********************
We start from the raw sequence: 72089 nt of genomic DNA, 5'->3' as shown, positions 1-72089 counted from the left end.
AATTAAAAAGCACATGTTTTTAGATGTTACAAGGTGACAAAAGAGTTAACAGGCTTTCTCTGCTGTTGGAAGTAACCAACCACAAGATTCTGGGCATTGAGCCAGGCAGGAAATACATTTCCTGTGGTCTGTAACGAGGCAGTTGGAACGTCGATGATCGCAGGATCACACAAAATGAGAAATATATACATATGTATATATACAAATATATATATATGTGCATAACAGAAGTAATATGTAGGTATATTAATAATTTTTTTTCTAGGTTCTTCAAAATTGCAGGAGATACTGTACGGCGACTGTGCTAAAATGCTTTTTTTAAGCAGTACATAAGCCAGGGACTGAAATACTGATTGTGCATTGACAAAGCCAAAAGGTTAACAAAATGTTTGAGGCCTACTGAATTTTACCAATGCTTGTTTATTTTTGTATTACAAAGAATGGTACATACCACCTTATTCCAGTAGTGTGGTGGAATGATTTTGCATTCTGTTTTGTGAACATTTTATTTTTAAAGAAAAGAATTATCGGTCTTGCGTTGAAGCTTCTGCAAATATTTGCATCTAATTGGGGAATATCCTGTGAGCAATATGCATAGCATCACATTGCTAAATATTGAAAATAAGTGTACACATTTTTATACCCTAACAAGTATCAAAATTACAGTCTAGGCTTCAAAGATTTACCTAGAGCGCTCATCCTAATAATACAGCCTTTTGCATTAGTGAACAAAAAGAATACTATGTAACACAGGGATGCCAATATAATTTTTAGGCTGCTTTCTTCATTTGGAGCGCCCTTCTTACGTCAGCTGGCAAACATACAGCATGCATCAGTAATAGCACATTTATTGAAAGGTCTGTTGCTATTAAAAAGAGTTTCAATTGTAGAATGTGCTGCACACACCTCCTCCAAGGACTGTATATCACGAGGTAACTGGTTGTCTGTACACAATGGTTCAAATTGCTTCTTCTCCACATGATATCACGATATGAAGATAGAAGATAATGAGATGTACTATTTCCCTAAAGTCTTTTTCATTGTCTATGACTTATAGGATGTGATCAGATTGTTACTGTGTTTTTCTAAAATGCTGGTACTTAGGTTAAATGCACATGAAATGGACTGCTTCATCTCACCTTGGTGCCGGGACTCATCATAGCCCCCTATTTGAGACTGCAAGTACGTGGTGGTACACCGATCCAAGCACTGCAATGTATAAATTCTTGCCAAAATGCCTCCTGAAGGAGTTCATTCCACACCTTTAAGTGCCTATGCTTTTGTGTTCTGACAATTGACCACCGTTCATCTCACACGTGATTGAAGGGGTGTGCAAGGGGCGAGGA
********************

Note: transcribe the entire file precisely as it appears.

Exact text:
We start from the raw sequence: 72089 nt of genomic DNA, 5'->3' as shown, positions 1-72089 counted from the left end.
AATTAAAAAGCACATGTTTTTAGATGTTACAAGGTGACAAAAGAGTTAACAGGCTTTCTCTGCTGTTGGAAGTAACCAACCACAAGATTCTGGGCATTGAGCCAGGCAGGAAATACATTTCCTGTGGTCTGTAACGAGGCAGTTGGAACGTCGATGATCGCAGGATCACACAAAATGAGAAATATATACATATGTATATATACAAATATATATATATGTGCATAACAGAAGTAATATGTAGGTATATTAATAATTTTTTTTCTAGGTTCTTCAAAATTGCAGGAGATACTGTACGGCGACTGTGCTAAAATGCTTTTTTTAAGCAGTACATAAGCCAGGGACTGAAATACTGATTGTGCATTGACAAAGCCAAAAGGTTAACAAAATGTTTGAGGCCTACTGAATTTTACCAATGCTTGTTTATTTTTGTATTACAAAGAATGGTACATACCACCTTATTCCAGTAGTGTGGTGGAATGATTTTGCATTCTGTTTTGTGAACATTTTATTTTTAAAGAAAAGAATTATCGGTCTTGCGTTGAAGCTTCTGCAAATATTTGCATCTAATTGGGGAATATCCTGTGAGCAATATGCATAGCATCACATTGCTAAATATTGAAAATAAGTGTACACATTTTTATACCCTAACAAGTATCAAAATTACAGTCTAGGCTTCAAAGATTTACCTAGAGCGCTCATCCTAATAATACAGCCTTTTGCATTAGTGAACAAAAAGAATACTATGTAACACAGGGATGCCAATATAATTTTTAGGCTGCTTTCTTCATTTGGAGCGCCCTTCTTACGTCAGCTGGCAAACATACAGCATGCATCAGTAATAGCACATTTATTGAAAGGTCTGTTGCTATTAAAAAGAGTTTCAATTGTAGAATGTGCTGCACACACCTCCTCCAAGGACTGTATATCACGAGGTAACTGGTTGTCTGTACACAATGGTTCAAATTGCTTCTTCTCCACATGATATCACGATATGAAGATAGAAGATAATGAGATGTACTATTTCCCTAAAGTCTTTTTCATTGTCTATGACTTATAGGATGTGATCAGATTGTTACTGTGTTTTTCTAAAATGCTGGTACTTAGGTTAAATGCACATGAAATGGACTGCTTCATCTCACCTTGGTGCCGGGACTCATCATAGCCCCCTATTTGAGACTGCAAGTACGTGGTGGTACACCGATCCAAGCACTGCAATGTATAAATTCTTGCCAAAATGCCTCCTGAAGGAGTTCATTCCACACCTTTAAGTGCCTATGCTTTTGTGTTCTGACAATTGACCACCGTTCATCTCACACGTGATTGAAGGGGTGTGCAAGGGGCGAGGA